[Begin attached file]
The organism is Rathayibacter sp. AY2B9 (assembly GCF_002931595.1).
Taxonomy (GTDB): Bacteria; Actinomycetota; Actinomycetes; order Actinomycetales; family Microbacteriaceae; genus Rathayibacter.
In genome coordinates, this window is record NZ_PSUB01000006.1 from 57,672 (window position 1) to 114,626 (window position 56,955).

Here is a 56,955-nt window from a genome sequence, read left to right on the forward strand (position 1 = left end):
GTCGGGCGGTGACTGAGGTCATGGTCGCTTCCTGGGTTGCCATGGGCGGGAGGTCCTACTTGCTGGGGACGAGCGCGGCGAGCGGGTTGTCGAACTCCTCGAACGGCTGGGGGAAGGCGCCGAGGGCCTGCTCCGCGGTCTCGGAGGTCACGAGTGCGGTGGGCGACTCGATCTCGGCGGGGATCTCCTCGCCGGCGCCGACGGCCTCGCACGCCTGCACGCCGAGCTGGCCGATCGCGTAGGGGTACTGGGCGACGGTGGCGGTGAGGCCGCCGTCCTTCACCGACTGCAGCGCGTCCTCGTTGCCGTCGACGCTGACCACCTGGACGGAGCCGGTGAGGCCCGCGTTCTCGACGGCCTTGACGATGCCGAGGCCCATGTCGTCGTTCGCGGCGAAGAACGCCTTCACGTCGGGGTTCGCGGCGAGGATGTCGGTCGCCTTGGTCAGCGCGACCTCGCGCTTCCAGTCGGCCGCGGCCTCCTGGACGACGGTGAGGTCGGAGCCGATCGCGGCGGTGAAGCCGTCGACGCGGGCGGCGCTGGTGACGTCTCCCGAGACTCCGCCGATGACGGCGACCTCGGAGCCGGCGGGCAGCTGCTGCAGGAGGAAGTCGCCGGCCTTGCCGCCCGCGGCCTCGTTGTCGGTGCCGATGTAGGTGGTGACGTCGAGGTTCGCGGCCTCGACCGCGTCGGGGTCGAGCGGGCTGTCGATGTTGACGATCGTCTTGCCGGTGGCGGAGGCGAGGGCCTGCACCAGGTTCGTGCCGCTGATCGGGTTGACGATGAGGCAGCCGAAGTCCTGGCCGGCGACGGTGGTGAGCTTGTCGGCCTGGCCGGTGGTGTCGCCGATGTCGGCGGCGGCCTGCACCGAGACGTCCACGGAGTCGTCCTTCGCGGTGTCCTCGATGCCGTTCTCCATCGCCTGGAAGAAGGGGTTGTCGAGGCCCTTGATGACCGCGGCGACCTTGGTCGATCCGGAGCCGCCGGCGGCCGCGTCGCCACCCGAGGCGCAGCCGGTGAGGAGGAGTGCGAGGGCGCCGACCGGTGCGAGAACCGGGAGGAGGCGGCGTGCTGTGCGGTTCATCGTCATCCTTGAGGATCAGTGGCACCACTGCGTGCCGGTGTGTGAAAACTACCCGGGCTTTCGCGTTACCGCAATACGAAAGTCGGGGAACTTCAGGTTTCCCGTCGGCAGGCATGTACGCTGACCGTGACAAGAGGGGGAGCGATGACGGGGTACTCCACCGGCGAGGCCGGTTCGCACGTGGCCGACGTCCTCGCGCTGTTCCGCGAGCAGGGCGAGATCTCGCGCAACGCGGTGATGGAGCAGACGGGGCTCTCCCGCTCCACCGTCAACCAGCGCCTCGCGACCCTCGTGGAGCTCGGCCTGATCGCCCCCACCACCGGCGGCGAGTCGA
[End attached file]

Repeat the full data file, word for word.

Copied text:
The organism is Rathayibacter sp. AY2B9 (assembly GCF_002931595.1).
Taxonomy (GTDB): Bacteria; Actinomycetota; Actinomycetes; order Actinomycetales; family Microbacteriaceae; genus Rathayibacter.
In genome coordinates, this window is record NZ_PSUB01000006.1 from 57,672 (window position 1) to 114,626 (window position 56,955).

Here is a 56,955-nt window from a genome sequence, read left to right on the forward strand (position 1 = left end):
GTCGGGCGGTGACTGAGGTCATGGTCGCTTCCTGGGTTGCCATGGGCGGGAGGTCCTACTTGCTGGGGACGAGCGCGGCGAGCGGGTTGTCGAACTCCTCGAACGGCTGGGGGAAGGCGCCGAGGGCCTGCTCCGCGGTCTCGGAGGTCACGAGTGCGGTGGGCGACTCGATCTCGGCGGGGATCTCCTCGCCGGCGCCGACGGCCTCGCACGCCTGCACGCCGAGCTGGCCGATCGCGTAGGGGTACTGGGCGACGGTGGCGGTGAGGCCGCCGTCCTTCACCGACTGCAGCGCGTCCTCGTTGCCGTCGACGCTGACCACCTGGACGGAGCCGGTGAGGCCCGCGTTCTCGACGGCCTTGACGATGCCGAGGCCCATGTCGTCGTTCGCGGCGAAGAACGCCTTCACGTCGGGGTTCGCGGCGAGGATGTCGGTCGCCTTGGTCAGCGCGACCTCGCGCTTCCAGTCGGCCGCGGCCTCCTGGACGACGGTGAGGTCGGAGCCGATCGCGGCGGTGAAGCCGTCGACGCGGGCGGCGCTGGTGACGTCTCCCGAGACTCCGCCGATGACGGCGACCTCGGAGCCGGCGGGCAGCTGCTGCAGGAGGAAGTCGCCGGCCTTGCCGCCCGCGGCCTCGTTGTCGGTGCCGATGTAGGTGGTGACGTCGAGGTTCGCGGCCTCGACCGCGTCGGGGTCGAGCGGGCTGTCGATGTTGACGATCGTCTTGCCGGTGGCGGAGGCGAGGGCCTGCACCAGGTTCGTGCCGCTGATCGGGTTGACGATGAGGCAGCCGAAGTCCTGGCCGGCGACGGTGGTGAGCTTGTCGGCCTGGCCGGTGGTGTCGCCGATGTCGGCGGCGGCCTGCACCGAGACGTCCACGGAGTCGTCCTTCGCGGTGTCCTCGATGCCGTTCTCCATCGCCTGGAAGAAGGGGTTGTCGAGGCCCTTGATGACCGCGGCGACCTTGGTCGATCCGGAGCCGCCGGCGGCCGCGTCGCCACCCGAGGCGCAGCCGGTGAGGAGGAGTGCGAGGGCGCCGACCGGTGCGAGAACCGGGAGGAGGCGGCGTGCTGTGCGGTTCATCGTCATCCTTGAGGATCAGTGGCACCACTGCGTGCCGGTGTGTGAAAACTACCCGGGCTTTCGCGTTACCGCAATACGAAAGTCGGGGAACTTCAGGTTTCCCGTCGGCAGGCATGTACGCTGACCGTGACAAGAGGGGGAGCGATGACGGGGTACTCCACCGGCGAGGCCGGTTCGCACGTGGCCGACGTCCTCGCGCTGTTCCGCGAGCAGGGCGAGATCTCGCGCAACGCGGTGATGGAGCAGACGGGGCTCTCCCGCTCCACCGTCAACCAGCGCCTCGCGACCCTCGTGGAGCTCGGCCTGATCGCCCCCACCACCGGCGGCGAGTCGA